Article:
Turkish Airlines is the award-winning national flag carrier of Turkey. Since being formed on 20th May 1933 with a fleet of 5 aircraft, Turkish Airlines has become a leading global airline company in its 78 years of distinguished service. Turkish Airlines is a proud member of Star Alliance, and operates from its global hub at Istanbul International Airport to 172 cities in 82 countries using 161 state-of-the-art aircraft. Turkish Airlines, which is a fully scheduled airline, carried 29.1 million passengers in 2010. It employs more than 14,000 people worldwide. In 2010, Turkish Airlines celebrated its 75th anniversary with a special ‘75’ logo painted on its aircraft and painted some its A320 aircraft in the old original 1970s airline livery. The initials 'THY' stand for Türk Hava Yollari (meaning Turkish Airlines). The airline’s marketing motto is ‘GLOBALLY YOURS’.
In contrast to other European flag carriers in the 21st century, Turkish Airlines is proud to be the fastest growing airline in Europe and in 2009 was voted the best airline in southern Europe. The Istanbul (IST) to Guangzhou (CAN) route is a relatively new one, having started in February 2011. For this route, Turkish Airlines uses the brand new Boeing 777-300ER aircraft. Turkish Airlines re-configured the interior cabins of the Boeing 777-300ER aircraft to have them specially designed in line with a new class of traveller known as Comfort Class.
The Istanbul to Guangzhou route has become exceedingly popular with both Turkish and Chinese people because of the warm economic, political and tourist relations between Turkey and China. Presently there are three flights a week from Istanbul to Guangzhou and vice-versa. The flight from Guangzhou leaves at 23:00pm and arrives the following day at Istanbul at 5:25am, while the return flight leaves Istanbul at 23:50pm, arriving into Guangzhou the following day at 14:30pm. Most of the flights are full payload and full cargo as well. This gives the reader a strong indication of the strong partnership between Turkey and China, and the way the future of the aviation industry is going for these two countries. Both Turkey and China have ambitions plans in the pipeline to grow their aircraft fleets and airline routes for the commercial aviation sector between these two countries. In China, apart from Guangzhou, Turkish Airlines also flies to Shanghai, Beijing, and Hong Kong providing a total of 23 flights a week to the region.
Another strong indicator of this is that because Turkish Airlines is a proud member of Star Alliance, whose members also include Lufthansa, United Airlines, Air China, and BMI. So therefore, because of this link with Star Alliance, this flight was in code share with ‘Air China’.
Route: ISTANBUL (IST) to GUANGZHOU (CAN)
Departure date and time of flight : April 2011, 23:50pm local time (Istanbul)
Flight number: TK72 (ICAO callsign: “Turkish 72 heavy”)
Flight duration: 9 Hours 50 minutes
Class: BUSINESS CLASS
Aircraft type: BOEING 777-3F2ER (13 aircraft in service)
Aircraft registration: TC-JJM (Delivery date is 22nd of March 2011)
Aircraft’s name: Marmara
Frequent flyer programme: miles & smiles
Seat configuration for this aircraft:
Business Class: 28 seats in a 2-3-2 configuration,
Comfort Class: 64 seats in a 2-3-2,
Economy Class: 246 seats in a 3-3-3 configuration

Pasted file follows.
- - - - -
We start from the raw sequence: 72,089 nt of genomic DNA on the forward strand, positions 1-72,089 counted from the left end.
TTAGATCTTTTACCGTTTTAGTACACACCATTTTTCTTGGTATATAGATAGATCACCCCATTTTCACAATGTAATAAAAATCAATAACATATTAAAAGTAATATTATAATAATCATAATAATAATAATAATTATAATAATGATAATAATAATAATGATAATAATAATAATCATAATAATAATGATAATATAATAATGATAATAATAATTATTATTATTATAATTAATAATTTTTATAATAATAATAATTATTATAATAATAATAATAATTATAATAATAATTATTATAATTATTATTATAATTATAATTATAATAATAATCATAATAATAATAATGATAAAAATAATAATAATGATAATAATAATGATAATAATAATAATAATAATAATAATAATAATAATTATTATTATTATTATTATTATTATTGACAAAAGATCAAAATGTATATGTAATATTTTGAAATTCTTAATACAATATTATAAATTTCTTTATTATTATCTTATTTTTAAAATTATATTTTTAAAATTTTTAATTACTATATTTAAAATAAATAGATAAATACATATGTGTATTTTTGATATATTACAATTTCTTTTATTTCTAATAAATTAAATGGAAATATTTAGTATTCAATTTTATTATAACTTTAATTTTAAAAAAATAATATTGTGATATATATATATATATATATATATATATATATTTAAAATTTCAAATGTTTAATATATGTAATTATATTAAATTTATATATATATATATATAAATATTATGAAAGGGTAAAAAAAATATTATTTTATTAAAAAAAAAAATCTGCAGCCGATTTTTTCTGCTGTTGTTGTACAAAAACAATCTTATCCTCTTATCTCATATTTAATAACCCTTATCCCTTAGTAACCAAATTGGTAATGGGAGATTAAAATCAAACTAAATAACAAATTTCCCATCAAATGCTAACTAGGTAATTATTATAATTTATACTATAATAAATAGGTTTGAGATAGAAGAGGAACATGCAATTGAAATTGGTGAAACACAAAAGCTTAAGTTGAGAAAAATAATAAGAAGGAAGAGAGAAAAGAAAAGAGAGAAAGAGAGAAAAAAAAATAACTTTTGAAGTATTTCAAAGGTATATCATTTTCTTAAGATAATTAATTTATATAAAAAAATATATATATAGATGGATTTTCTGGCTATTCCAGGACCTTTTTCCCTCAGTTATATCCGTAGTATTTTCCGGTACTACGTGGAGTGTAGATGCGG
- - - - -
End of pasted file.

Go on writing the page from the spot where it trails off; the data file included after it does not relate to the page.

Punctuality of the flight :
Departed and landed on time. Istanbul airport can get exceedingly busy during the evenings and at nighttime because the long-haul flights prepare for departure while at the same time there are many European and Middle Eastern flights coming in. Not sure if this was a coincidence or what, but this plane was parked at gate 226, the same gate from which I took the flight to London Heathrow the week before on an Airbus A330-200. Usually certain aircraft that go on certain routes are assigned to certain gates, however in this case it was unexpected that this flight be assigned to this gate. I had arrived on a flight from London Heathrow (which had arrived on time). Even though there was a large queue for take-off at runway 35R, we still managed to get airborne on time.
Any baggage issues:
No issues regarding the baggage. With Turkish Airlines, passengers travelling on Business Class can carry 2-luggage bags up to 32 KG in total, with two handbags of 8 KG each.
Comments on the check-in staff and any issues:
No issues. This was a connecting flight with only a short 50-minute wait before the next flight. Very convenient connection without any delays.
Comments regarding the pre-flight service:
Upon embarking the aircraft, Business Class passengers are treated to chocolates by Godiva. The in-flight sky chef offers the chocolates as passengers are boarding the aircraft. Godiva chocolatier is a manufacturer of premium chocolates and related products. Godiva, founded in Belgium in 1926, was purchased by a Turkish company, Yıldız Holding, owner of the Ülker Group, in November 2007. As part of the proud Turkish hospitality and service, Turkish Airlines is proud to offer Godiva chocolates to its Business Class passengers.
Passengers in both Business Class and Comfort Class were offered welcome drinks consisting of fresh orange juice, fresh apple juice, Turkish mineral water, and champagne. Usually what you find is that most ‘fresh orange juice’ drinks that form part of airline meals are heavily concentrated and taste like water with a splash of orange squash (or something similar), however it must be said that the orange juice on Turkish airlines is authentically fresh orange juice (with the orange bits in as well). Perfect quality and it tastes exceedingly good. Highly recommended that you drink it without the ice, as it tastes even better.
Comments regarding the pre-meal service:
Passengers in Business Class are offered a selection of drinks including fresh orange juice, fresh apple juice, mineral water, and champagne. There were also a selection of international and Turkish wines and beers.
White Turkish wine: 2008 Kavaklidere Narince (Anatolia)
Red Turkish wine: 2007 Doluca Karma
Turkish beer: Efes Pilsen
Turkish liqueur: Tekel Ozel Uretim (sour cherry)